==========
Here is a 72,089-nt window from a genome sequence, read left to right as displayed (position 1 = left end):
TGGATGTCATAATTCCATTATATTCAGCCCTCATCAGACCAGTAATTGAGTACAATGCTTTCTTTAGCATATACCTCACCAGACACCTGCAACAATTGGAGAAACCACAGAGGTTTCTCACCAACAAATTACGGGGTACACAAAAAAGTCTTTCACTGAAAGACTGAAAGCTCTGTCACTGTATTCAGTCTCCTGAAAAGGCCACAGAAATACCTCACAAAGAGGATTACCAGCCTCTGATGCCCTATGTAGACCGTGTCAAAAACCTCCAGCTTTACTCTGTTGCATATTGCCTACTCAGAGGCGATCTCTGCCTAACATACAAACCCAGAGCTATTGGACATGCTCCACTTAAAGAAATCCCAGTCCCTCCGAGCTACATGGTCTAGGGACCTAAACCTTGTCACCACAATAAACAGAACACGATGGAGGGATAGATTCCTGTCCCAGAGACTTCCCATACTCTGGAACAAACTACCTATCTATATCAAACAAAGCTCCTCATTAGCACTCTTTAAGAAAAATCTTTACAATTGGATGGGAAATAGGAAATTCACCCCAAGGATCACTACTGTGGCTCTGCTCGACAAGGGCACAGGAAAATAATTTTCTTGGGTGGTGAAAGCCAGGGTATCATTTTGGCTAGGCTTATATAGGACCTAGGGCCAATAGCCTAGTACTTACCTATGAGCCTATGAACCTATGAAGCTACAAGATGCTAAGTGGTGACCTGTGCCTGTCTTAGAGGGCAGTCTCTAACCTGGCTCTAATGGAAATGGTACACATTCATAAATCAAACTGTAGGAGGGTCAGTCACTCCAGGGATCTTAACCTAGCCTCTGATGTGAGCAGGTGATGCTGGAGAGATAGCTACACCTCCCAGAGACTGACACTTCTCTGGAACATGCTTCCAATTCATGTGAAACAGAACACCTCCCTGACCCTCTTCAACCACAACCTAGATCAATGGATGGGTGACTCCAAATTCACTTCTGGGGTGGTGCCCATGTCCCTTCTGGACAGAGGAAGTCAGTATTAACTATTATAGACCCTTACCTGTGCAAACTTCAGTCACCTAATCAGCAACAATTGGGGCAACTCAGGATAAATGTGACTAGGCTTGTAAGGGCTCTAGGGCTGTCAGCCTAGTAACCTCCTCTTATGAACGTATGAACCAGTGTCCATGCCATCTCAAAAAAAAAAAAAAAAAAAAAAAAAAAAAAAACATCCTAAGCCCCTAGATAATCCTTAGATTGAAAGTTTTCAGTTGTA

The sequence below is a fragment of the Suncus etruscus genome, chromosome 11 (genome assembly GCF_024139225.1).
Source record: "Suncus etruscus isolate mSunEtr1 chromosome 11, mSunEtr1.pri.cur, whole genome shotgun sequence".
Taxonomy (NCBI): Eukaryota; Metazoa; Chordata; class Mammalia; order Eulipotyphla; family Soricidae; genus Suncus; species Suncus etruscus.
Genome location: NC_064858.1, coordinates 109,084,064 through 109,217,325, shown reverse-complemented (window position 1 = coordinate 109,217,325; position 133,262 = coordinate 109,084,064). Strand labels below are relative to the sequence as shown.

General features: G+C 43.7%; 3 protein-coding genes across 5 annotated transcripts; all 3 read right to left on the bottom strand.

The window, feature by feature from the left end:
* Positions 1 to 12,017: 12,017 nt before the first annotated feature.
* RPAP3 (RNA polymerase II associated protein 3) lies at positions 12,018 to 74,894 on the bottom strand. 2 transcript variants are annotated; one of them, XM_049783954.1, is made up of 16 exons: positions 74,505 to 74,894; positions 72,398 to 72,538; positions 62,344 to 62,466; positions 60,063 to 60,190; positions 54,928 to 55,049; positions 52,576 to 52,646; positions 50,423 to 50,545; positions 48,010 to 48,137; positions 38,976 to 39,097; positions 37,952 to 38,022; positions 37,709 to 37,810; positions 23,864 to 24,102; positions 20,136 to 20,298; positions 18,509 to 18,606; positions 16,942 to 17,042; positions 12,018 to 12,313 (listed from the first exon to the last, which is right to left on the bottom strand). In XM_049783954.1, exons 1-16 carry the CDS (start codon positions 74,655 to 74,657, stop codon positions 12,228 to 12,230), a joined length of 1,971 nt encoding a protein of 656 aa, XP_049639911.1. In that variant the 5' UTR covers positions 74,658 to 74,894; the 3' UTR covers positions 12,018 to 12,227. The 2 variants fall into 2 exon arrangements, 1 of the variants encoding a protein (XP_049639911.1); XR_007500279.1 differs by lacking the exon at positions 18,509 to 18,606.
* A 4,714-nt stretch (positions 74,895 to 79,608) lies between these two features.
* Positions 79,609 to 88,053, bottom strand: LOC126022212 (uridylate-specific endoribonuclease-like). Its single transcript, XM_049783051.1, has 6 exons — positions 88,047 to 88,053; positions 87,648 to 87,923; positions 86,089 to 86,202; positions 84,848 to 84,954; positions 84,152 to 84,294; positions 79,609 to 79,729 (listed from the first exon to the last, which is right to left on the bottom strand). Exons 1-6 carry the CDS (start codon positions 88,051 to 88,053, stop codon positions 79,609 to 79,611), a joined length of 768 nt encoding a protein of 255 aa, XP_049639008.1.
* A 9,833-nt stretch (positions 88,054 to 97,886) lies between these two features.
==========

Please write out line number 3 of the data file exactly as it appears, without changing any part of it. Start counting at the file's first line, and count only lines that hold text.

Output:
The sequence below is a fragment of the Suncus etruscus genome, chromosome 11 (genome assembly GCF_024139225.1).